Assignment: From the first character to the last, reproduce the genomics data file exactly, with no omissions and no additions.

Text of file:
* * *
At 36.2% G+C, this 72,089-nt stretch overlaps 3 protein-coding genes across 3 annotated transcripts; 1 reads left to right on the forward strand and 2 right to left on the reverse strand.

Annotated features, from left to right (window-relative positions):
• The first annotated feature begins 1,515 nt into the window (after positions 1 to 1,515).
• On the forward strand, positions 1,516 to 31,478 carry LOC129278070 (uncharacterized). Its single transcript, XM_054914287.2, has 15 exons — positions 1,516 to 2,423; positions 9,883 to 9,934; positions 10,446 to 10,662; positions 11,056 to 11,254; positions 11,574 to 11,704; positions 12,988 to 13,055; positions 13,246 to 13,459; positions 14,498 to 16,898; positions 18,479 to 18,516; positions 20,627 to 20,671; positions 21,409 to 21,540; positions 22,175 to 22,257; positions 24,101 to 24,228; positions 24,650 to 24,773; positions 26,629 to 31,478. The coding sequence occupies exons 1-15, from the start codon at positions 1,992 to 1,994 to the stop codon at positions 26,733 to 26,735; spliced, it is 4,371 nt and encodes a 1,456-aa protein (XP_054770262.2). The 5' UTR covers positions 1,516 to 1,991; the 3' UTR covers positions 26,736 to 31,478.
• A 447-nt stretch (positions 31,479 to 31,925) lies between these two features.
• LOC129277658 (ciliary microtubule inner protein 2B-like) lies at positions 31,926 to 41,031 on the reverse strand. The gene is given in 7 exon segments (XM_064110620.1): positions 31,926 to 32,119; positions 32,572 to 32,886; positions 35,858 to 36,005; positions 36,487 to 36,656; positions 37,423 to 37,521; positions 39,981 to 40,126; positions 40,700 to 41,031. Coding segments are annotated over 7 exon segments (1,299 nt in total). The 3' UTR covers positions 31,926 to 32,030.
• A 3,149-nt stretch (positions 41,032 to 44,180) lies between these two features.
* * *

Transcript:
At 36.2% G+C, this 72,089-nt stretch overlaps 3 protein-coding genes across 3 annotated transcripts; 1 reads left to right on the forward strand and 2 right to left on the reverse strand.

Annotated features, from left to right (window-relative positions):
• The first annotated feature begins 1,515 nt into the window (after positions 1 to 1,515).
• On the forward strand, positions 1,516 to 31,478 carry LOC129278070 (uncharacterized). Its single transcript, XM_054914287.2, has 15 exons — positions 1,516 to 2,423; positions 9,883 to 9,934; positions 10,446 to 10,662; positions 11,056 to 11,254; positions 11,574 to 11,704; positions 12,988 to 13,055; positions 13,246 to 13,459; positions 14,498 to 16,898; positions 18,479 to 18,516; positions 20,627 to 20,671; positions 21,409 to 21,540; positions 22,175 to 22,257; positions 24,101 to 24,228; positions 24,650 to 24,773; positions 26,629 to 31,478. The coding sequence occupies exons 1-15, from the start codon at positions 1,992 to 1,994 to the stop codon at positions 26,733 to 26,735; spliced, it is 4,371 nt and encodes a 1,456-aa protein (XP_054770262.2). The 5' UTR covers positions 1,516 to 1,991; the 3' UTR covers positions 26,736 to 31,478.
• A 447-nt stretch (positions 31,479 to 31,925) lies between these two features.
• LOC129277658 (ciliary microtubule inner protein 2B-like) lies at positions 31,926 to 41,031 on the reverse strand. The gene is given in 7 exon segments (XM_064110620.1): positions 31,926 to 32,119; positions 32,572 to 32,886; positions 35,858 to 36,005; positions 36,487 to 36,656; positions 37,423 to 37,521; positions 39,981 to 40,126; positions 40,700 to 41,031. Coding segments are annotated over 7 exon segments (1,299 nt in total). The 3' UTR covers positions 31,926 to 32,030.
• A 3,149-nt stretch (positions 41,032 to 44,180) lies between these two features.